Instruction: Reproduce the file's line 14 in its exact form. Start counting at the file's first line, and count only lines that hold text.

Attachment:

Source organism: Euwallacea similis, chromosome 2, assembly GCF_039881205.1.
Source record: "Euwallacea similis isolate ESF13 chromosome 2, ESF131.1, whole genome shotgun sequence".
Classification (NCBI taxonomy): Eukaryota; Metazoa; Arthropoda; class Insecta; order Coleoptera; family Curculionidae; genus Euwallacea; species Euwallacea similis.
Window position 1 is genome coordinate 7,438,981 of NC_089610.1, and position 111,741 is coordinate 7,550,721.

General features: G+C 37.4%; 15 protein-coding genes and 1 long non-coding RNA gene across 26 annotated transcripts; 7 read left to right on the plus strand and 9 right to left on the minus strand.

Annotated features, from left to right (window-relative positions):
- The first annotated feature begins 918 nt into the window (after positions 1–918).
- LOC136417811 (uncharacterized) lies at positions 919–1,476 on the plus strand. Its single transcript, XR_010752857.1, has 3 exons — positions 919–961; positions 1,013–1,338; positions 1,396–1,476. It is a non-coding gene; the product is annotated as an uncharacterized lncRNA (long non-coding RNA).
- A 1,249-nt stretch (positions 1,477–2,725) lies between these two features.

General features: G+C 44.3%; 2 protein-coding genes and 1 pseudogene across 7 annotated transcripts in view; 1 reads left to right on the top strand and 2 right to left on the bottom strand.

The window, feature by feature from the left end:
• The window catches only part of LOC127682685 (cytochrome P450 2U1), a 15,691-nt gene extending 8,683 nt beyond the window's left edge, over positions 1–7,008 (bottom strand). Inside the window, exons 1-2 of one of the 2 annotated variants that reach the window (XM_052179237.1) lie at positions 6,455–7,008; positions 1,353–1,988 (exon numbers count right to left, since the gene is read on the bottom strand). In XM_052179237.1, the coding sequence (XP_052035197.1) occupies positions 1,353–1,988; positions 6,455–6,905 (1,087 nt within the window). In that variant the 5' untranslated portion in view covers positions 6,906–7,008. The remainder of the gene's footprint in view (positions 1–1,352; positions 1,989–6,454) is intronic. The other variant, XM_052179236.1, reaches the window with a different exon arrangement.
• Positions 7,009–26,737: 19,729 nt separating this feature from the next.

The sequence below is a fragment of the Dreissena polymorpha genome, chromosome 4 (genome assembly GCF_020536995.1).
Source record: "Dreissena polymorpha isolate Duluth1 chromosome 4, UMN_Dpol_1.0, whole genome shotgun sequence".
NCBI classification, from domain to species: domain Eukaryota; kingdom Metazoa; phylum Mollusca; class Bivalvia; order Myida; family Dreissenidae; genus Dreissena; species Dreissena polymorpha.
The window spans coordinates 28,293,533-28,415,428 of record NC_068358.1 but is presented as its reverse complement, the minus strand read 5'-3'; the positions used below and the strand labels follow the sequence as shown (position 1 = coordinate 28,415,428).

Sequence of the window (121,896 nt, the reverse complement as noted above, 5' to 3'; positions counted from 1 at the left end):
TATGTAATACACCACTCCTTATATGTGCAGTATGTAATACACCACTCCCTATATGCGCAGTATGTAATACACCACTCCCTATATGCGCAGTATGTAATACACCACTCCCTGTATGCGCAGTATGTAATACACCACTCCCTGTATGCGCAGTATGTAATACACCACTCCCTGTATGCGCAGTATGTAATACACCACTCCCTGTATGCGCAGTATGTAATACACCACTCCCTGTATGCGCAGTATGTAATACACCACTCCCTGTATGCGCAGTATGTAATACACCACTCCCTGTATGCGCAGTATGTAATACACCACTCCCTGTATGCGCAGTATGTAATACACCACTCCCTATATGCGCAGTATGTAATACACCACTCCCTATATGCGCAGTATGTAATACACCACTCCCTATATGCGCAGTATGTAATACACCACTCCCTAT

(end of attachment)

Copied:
The sequence below is a fragment of the Dreissena polymorpha genome, chromosome 4 (genome assembly GCF_020536995.1).